Matcha Swirl Bundt Cake / by Chelsea Zwieg

How how how is this the first bundt cake I have ever posted on the blog?? It's no secret that I have serious love for layer cakes of the multiple-hour-project-variety but there's just something about a simple bundt cake that I have always loved. Maybe I never shared a recipe for one because until embarrassingly recently, successfully removing a bundt cake from it's pan was more stressful to me than assembling a 10 tiered wedding cake. Or maybe it's because I didn't have bag of matcha powder begging to be swirled into the prettiest bundt cake I ever did make. 

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Matcha and I had a bit of a rough start for a while there. But really, that's just keeping me on track with being about 5 years behind on any worthwhile food trend. It's cool. But really, I blame a certain coffee shop where I used to work for filling my head with all sorts of matcha mis-information. Every day I would put on my green apron and make green tea frappuccinos for hoards of cooler-than-me teenagers with something called  'matcha powder'. Full disclosure, I never actually tried it but the horrifying swamp smells wafting out of the blender were enough cement by belief that matcha was going to be a hard pass for me, now and forever. But it turns out, real deal matcha is actually a wonderful thing. Wonderful in an I'm completely obsessed and want to share nothing but matcha recipes from now on, kind of way. 

Tea is such a great addition to baked goods (like earl grey banana muffins. omg yes.), but it often requires some level of heating, steeping, cooling or straining. Matcha powder provides green tea flavor but can be mixed right into batters, doughs, ice cream, whipped cream, really whatever you're feeling. Just please tell me you are feeling some vanilla and matcha swirled bundt cake. 

This cake is super tender and moist (thanks, buttermilk) and full of vanilla and matcha flavor. You could also substitute almond extract for the vanilla, if that's your thing. Finally, the cake gets topped with a matcha glaze so you can get as much green tea lovin as possible. Oh and lastly, about how I couldn't brave making a bundt cake for years after a few too many broken/stuck/miserable cake disasters: the secret to getting the cake out without a problem is butter and flour. Spraying it down with cooking spray is never enough. I like to melt a few tbsp. of butter in the microwave, then use a pastry brush to brush it into every last nook and cranny of the pan. Then I add a good scoop of flour and turn the pan to coat every inch. This method has never, ever, ever let me down. So go get to buttering, flouring and matcha swirling! 

Matcha Swirl Bundt Cake

| Ingredients

For the cake:

  • 1 1/2 cups unsalted butter, room temperature
  • 1 1/2 cups sugar
  • 6 eggs, room temperature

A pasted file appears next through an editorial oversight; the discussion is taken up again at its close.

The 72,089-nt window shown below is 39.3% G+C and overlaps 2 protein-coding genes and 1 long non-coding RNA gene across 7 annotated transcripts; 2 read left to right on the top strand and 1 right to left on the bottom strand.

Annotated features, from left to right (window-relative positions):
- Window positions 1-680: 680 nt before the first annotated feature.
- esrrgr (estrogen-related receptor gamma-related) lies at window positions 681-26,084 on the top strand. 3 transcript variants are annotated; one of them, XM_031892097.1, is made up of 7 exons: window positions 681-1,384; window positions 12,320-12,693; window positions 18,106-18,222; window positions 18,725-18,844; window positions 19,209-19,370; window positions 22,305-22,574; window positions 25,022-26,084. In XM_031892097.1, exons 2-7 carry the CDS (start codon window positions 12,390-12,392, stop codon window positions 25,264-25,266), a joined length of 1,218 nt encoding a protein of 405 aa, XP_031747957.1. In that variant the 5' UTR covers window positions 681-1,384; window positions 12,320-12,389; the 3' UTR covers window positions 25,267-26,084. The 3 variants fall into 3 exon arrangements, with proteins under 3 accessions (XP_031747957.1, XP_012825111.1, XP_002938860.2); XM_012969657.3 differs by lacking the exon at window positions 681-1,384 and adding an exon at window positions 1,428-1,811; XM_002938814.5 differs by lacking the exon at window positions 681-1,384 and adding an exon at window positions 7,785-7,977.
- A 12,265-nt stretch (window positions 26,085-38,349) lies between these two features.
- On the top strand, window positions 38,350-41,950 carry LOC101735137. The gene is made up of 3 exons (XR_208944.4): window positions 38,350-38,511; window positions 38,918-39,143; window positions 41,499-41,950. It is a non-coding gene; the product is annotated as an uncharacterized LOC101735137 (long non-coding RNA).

• 1 tsp. baking powder
  • 1 1/4 tsp. salt
  • 3 cups flour
  • 1 tbsp. vanilla extract
  • 1 cup buttermilk, room temperature
  • 2 tbsp. Aiya cooking grade matcha powder

For the glaze: 

  •  3 cups powdered sugar
  • 1/4 cup milk
  • 2 tsp. vanilla extract
  • 1 1/2 tbsp. Aiya cooking grade matcha powder

| Instructions

  •  Preheat oven to 350. Butter and flour a 10-12 cup bundt pan. 
  • In the bowl of a stand mixer, fitted with the paddle attachment, beat the butter until smooth. Scrape the bowl and add the sugar. Beat for 1-2 minutes, until well light and fluffy. Add the eggs, one at a time, beating well after each addition. 
  • In a small bowl, combine the baking powder, salt and flour. Add half of the flour to the mixer and mix on low until just combined. Add the vanilla and buttermilk and continue mixing to combine. Add the remaining dry ingredients and mix until fully incorporated. Remove half of the batter from the bowl and place in a small bowl. Add the matcha powder to the remaining batter and mix to combine. 
  • Fill the bundt pan using alternating scoops of vanilla and matcha batter. Use a knife to gently swirl the batter together. Be careful not to over-swirl or you will lose the definitive swirls and just have green batter. 
  • Bake 50-60 minutes, until a tester inserted in the center comes out clean. Let the cake cool in the pan for 10 minutes before inverting it onto a wire rack to finish cooling. 
  • Once the cake is cool, make the glaze. In a stand mixer, fitted with the whisk attachment, mix the powdered sugar, milk and vanilla until smooth. Scrape the bowl and add the matcha powder, Whisk until combined. If the glaze seems too thick, add milk a splash at a time until it reaches your desired consistency. 
  • Use a small spatula to glaze the top of the cake, letting the glaze drip down the sides. This cake is best served the day it is made. If you are not serving it the same day, wrap the unglazed cake in plastic wrap to keep it fresh and apply the glaze just before serving. 

Thank you to Aiya Matcha for sponsoring this post. All opinions are, of course, my own. Thank you for supporting the brands that keep The Whole Bite running!